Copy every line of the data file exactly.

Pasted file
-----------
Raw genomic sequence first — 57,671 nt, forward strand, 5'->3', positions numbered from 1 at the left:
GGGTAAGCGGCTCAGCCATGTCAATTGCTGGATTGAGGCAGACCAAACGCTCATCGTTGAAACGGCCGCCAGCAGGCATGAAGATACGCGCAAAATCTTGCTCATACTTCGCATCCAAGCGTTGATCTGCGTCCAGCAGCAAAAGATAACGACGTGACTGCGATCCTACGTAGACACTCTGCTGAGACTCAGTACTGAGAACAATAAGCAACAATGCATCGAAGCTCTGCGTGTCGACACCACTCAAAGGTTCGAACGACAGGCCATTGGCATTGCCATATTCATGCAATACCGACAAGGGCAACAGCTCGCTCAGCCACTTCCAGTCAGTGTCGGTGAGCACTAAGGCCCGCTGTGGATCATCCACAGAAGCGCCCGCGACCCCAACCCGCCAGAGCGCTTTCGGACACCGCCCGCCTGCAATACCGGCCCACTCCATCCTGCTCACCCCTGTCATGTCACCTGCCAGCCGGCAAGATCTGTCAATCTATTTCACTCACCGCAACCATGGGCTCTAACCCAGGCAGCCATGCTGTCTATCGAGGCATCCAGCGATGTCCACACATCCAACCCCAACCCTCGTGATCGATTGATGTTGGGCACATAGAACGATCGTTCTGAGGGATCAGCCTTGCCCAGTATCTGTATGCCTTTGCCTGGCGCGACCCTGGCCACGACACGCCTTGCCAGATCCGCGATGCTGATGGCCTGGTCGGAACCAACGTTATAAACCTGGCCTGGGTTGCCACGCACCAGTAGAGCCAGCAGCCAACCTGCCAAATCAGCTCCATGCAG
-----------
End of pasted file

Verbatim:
Raw genomic sequence first — 57,671 nt, forward strand, 5'->3', positions numbered from 1 at the left:
GGGTAAGCGGCTCAGCCATGTCAATTGCTGGATTGAGGCAGACCAAACGCTCATCGTTGAAACGGCCGCCAGCAGGCATGAAGATACGCGCAAAATCTTGCTCATACTTCGCATCCAAGCGTTGATCTGCGTCCAGCAGCAAAAGATAACGACGTGACTGCGATCCTACGTAGACACTCTGCTGAGACTCAGTACTGAGAACAATAAGCAACAATGCATCGAAGCTCTGCGTGTCGACACCACTCAAAGGTTCGAACGACAGGCCATTGGCATTGCCATATTCATGCAATACCGACAAGGGCAACAGCTCGCTCAGCCACTTCCAGTCAGTGTCGGTGAGCACTAAGGCCCGCTGTGGATCATCCACAGAAGCGCCCGCGACCCCAACCCGCCAGAGCGCTTTCGGACACCGCCCGCCTGCAATACCGGCCCACTCCATCCTGCTCACCCCTGTCATGTCACCTGCCAGCCGGCAAGATCTGTCAATCTATTTCACTCACCGCAACCATGGGCTCTAACCCAGGCAGCCATGCTGTCTATCGAGGCATCCAGCGATGTCCACACATCCAACCCCAACCCTCGTGATCGATTGATGTTGGGCACATAGAACGATCGTTCTGAGGGATCAGCCTTGCCCAGTATCTGTATGCCTTTGCCTGGCGCGACCCTGGCCACGACACGCCTTGCCAGATCCGCGATGCTGATGGCCTGGTCGGAACCAACGTTATAAACCTGGCCTGGGTTGCCACGCACCAGTAGAGCCAGCAGCCAACCTGCCAAATCAGCTCCATGCAG